Once work starts, you have an increased need for self-build insurance. With builders, suppliers, materials, tools, plant and machinery potentially all on site, there are a lot of considerations. The new building itself will start to have a value as well and should be insured prior to completion.


While some self-build projects go like clockwork and finish on time, delays do occur. It’s worth choosing an insurance policy that can be extended in case this happens.

Completing the build

As you move through the final fix and decorate and install appliances, your thoughts may well move towards moving in. As the value of items within the property increases, be sure to check that everything is covered and that limits are high enough.

Moving in

You’re finished! You should now consider putting buildings and contents insurance in place. Some self-build policies automatically provide a level of home insurance cover, so be sure to check before you buy.

After completion

Once finished, a structural warranty policy is designed to cover the costs of making good if the build was defective due to design, materials or workmanship. It’s worth arranging this early, as mortgage lenders usually require this prior to lending.

Self-build insurance to consider

The key risks that you should make sure you’re covered for include:

Injury to members of the public

Whether passers-by, visitors to the site or even a trespasser, it’s your responsibility to have public liability cover in place.

Injury to workers on site

You have responsibilities for workers that you employ on the site, and the law requires you to have employers’ liability insurance in case these workers are injured while working on site.

Personal accident

Consider protecting yourself should you sustain a permanent disability, such as the loss of a limb, while on site.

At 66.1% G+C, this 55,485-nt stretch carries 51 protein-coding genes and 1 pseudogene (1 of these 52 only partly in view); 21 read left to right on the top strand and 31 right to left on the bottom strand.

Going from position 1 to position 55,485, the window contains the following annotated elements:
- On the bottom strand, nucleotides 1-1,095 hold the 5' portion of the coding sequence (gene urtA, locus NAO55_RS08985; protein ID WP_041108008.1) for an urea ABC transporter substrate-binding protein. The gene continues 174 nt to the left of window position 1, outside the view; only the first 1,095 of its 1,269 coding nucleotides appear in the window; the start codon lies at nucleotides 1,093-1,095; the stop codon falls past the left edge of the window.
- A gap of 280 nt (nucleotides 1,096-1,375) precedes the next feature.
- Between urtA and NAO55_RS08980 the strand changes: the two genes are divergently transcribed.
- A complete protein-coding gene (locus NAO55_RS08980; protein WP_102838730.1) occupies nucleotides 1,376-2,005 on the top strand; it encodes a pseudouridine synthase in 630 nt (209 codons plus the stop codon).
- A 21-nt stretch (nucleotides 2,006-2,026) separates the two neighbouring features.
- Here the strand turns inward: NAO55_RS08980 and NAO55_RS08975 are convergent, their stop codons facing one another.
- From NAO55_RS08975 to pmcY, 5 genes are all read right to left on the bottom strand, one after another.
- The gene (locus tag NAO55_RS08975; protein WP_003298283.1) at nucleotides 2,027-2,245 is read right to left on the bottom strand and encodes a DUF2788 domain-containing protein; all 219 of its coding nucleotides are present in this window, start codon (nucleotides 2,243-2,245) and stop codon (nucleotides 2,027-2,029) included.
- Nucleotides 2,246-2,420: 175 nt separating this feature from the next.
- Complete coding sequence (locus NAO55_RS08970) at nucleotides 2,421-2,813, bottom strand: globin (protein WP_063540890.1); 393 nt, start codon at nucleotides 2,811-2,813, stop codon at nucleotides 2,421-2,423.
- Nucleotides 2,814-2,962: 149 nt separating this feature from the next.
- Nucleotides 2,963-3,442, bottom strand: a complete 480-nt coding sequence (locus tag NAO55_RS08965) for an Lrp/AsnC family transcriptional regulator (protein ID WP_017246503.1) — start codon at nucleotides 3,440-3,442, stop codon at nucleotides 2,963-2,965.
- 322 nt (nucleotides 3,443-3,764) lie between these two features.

Personal belongings

If you’re storing any of your belongings on site while you complete your build, you should make sure these are covered too, but you’ll need to maintain appropriate security to prevent theft.

Theft of tools or plant from the site

Whether these are owned by you or have been hired-in, they can be expensive to replace. Of course, a high level of site security is also expected.

Contract works cover

This protects the property while it’s under construction, including materials on site. Accidental damage, storm damage, vandalism, flooding and fire are all risks to be aware of.

Legal disputes

Make sure you have protection against any potential legal costs arising from contractual disputes between you and your contractor, utility companies, or even squatters, during the course of the build.

Top self-build insurance tips

top tipsGet self-build cover in place as soon as you have a plot and have begun the planning process, as you may be liable for damage, loss or injury occuring on it.

Don’t assume that your contractor’s insurance will cover the whole project. This is not the case. Contractors’ public liability insurance doesn’t cover your property in the event of storms, fire or theft, or injury to visitors.

Make sure you have comprehensive cover that includes public liability, employers’ liability, building works, legal costs, on-site temporary structures and all machinery/tools.

1: Self-build and Custom Build Housing Sector (House of Commons Library)